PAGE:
This is my third visit to Las Vegas since the housing meltdown begin. Our first trip was a little less than two years ago, as we were attracted by falling home prices and the possibility of eventually setting up retirement residence in Las Vegas. A local real estate broker graciously spent over four hours chauffeuring us around various neighborhoods west of the strip to show off bank owned properties. Prices were tantalizingly low, predominantly $120 to $150 a square foot, including brand new construction. At that time I was advised by a local resident to hold off because prices would eventually fall to $100 a square foot. The main impression made on this trip was how much new and recent residential construction there had been in Las Vegas since 2000.
Six months later we came back, this time riding the foreclosure bus tour over an even wider geographic area. If the first trip were an eye opener, this trip was a shock. The magnitude of residential construction was incredible--the number of newly built neighborhoods was beyond imagination, stretching perhaps 20 miles north of town. Certainly nobody who worked on the Strip would contemplate living this far away. Prices out here approached $80 a square foot, while closer in properties fetched $100 a square foot, amazing considering current construction costs of $90 to $100 per square foot.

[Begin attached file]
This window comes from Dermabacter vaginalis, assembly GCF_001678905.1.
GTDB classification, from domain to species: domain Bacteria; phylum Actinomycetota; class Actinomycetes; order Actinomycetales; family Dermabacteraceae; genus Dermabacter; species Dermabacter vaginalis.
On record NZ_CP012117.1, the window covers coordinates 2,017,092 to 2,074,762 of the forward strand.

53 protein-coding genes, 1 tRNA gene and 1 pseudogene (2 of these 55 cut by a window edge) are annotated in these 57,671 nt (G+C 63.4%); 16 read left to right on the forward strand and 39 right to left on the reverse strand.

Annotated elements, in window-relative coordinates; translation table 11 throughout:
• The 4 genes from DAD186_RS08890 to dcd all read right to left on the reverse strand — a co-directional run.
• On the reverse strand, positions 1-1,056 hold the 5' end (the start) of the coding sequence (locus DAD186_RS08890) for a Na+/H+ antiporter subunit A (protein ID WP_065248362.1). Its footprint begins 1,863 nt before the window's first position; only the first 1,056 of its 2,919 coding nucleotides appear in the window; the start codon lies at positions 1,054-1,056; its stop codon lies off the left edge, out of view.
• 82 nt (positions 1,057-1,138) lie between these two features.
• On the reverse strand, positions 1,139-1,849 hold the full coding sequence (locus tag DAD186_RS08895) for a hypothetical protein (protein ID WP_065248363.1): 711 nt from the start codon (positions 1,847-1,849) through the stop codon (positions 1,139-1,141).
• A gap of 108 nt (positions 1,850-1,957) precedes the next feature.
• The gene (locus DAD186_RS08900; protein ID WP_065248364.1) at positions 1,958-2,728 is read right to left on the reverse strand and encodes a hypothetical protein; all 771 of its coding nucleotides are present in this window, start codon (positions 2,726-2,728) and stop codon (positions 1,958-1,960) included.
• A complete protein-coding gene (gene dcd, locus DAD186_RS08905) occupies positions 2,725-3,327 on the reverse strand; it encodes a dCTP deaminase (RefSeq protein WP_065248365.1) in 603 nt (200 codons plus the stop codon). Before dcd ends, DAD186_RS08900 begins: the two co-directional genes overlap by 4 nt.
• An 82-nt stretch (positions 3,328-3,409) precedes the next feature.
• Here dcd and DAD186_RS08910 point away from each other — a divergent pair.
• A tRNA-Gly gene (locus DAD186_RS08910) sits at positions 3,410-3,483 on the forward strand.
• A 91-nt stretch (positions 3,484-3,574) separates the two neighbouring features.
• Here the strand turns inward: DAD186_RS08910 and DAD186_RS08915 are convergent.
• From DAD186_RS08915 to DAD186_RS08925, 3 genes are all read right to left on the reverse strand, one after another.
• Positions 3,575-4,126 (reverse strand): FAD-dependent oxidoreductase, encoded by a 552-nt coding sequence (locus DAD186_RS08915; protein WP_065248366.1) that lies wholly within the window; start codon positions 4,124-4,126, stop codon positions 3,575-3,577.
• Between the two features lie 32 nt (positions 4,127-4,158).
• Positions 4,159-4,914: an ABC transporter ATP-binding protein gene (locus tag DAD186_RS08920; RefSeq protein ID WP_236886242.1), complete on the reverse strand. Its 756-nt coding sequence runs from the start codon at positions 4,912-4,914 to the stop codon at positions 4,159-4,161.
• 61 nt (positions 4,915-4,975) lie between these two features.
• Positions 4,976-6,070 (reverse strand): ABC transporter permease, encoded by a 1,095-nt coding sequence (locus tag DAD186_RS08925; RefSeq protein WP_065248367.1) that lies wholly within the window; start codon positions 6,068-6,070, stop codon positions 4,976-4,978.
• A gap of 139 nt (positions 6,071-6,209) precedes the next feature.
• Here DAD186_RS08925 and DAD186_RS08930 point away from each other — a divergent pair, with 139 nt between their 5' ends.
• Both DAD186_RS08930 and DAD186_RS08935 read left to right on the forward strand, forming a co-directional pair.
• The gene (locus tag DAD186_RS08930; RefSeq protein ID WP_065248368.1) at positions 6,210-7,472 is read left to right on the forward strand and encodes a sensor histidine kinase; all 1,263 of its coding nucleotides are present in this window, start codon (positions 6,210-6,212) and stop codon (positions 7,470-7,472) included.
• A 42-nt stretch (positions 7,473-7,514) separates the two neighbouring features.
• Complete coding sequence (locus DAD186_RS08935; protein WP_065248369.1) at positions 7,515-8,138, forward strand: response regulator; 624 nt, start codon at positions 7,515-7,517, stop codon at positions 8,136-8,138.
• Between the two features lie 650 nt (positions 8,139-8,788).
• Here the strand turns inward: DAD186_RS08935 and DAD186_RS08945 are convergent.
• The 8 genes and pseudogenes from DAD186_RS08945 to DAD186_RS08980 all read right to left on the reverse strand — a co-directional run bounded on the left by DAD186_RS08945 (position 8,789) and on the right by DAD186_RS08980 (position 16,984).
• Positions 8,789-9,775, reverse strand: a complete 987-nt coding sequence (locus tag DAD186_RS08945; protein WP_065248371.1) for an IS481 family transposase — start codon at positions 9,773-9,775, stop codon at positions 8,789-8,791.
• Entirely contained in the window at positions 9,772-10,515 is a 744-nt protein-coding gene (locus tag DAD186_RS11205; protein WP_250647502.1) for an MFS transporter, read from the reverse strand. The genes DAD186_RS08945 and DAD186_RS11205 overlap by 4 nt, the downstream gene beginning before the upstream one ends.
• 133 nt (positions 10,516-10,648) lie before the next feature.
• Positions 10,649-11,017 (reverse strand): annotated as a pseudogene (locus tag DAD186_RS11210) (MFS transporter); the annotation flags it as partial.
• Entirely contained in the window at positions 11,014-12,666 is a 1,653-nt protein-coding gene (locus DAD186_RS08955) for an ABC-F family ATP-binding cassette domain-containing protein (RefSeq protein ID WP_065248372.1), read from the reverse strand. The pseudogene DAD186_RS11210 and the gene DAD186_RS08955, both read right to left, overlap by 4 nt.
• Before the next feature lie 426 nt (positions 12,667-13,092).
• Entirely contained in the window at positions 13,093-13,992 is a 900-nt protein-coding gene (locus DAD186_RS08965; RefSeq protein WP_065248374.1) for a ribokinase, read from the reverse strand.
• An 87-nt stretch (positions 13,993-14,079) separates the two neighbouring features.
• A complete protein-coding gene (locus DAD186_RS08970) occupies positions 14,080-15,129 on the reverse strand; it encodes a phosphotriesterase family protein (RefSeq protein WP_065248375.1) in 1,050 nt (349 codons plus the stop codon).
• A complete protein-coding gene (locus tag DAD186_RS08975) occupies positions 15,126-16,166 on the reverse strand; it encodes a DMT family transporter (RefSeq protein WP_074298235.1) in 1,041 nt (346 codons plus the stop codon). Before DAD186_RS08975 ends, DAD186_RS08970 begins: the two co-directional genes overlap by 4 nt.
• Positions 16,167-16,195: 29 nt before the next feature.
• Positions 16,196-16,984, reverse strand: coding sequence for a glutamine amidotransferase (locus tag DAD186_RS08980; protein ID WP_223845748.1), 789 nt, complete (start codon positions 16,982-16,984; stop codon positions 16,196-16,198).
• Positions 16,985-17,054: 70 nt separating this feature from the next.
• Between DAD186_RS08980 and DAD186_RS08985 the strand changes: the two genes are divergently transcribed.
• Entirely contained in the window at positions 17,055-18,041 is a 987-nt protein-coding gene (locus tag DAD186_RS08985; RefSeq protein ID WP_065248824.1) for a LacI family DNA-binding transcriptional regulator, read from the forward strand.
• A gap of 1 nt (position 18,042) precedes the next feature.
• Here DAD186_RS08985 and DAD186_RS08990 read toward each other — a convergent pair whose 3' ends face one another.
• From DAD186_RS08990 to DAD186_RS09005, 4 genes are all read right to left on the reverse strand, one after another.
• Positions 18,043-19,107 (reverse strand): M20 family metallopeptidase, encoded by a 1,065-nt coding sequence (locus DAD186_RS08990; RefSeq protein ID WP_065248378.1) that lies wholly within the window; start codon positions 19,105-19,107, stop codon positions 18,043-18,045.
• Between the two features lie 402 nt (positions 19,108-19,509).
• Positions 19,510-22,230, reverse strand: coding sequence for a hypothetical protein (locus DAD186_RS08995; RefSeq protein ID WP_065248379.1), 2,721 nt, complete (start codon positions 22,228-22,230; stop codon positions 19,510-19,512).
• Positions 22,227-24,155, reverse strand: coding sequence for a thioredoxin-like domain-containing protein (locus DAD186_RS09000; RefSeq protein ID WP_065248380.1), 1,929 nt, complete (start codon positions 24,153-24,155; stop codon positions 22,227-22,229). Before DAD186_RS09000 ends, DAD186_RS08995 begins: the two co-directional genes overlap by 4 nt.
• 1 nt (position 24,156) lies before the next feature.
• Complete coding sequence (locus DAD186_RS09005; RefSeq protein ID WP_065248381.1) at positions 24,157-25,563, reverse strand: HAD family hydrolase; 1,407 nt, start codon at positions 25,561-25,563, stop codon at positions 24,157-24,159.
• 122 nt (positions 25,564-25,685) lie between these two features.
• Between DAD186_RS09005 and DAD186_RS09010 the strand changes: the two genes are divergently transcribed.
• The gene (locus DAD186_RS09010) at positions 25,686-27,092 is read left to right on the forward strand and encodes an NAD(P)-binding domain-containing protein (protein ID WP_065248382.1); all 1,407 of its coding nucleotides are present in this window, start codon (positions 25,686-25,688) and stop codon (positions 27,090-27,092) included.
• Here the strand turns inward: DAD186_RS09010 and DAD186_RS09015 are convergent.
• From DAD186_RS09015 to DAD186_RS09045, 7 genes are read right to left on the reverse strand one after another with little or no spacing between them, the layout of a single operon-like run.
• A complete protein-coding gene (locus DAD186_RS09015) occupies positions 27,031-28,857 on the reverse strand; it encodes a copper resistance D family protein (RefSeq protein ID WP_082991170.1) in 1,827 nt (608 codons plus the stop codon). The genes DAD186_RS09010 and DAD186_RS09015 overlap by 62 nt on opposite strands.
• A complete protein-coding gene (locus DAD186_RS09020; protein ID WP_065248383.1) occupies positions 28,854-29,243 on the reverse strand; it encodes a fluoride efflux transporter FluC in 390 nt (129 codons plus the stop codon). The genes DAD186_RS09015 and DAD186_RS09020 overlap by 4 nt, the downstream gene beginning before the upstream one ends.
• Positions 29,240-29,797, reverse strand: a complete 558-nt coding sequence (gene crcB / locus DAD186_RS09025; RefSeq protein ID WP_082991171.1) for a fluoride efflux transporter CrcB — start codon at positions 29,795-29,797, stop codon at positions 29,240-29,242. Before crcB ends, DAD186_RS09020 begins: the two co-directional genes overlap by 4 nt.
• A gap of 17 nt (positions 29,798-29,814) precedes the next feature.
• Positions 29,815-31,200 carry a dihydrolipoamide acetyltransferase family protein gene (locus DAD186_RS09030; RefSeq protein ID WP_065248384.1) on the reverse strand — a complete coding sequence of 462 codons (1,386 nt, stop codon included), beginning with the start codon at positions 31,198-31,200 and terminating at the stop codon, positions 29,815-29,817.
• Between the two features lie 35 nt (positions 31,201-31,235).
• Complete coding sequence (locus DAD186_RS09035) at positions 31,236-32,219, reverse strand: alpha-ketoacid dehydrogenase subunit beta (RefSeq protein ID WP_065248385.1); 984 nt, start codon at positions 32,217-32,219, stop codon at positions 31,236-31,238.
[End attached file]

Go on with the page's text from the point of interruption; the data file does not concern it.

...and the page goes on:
In the year since the foreclosure bus tour I've seen that prices have dropped further, though they're starting to stabilize. Unfortunately for many property owners, the stabilization point appears to be as low as $60 per square foot in the most extreme cases. And my revelation as to how much inventory had been built continued. Driving around the M Resort Casino, way to the south of the strip, an entire sea of recent construction, this time predominantly condominiums, appeared before us. The quantity of recently built housing we've seen in the past couple of years is overwhelming--and we haven't even set foot in Henderson. I've heard people say that it will take Las Vegas 10 or more years to absorb all of this construction. I believe it.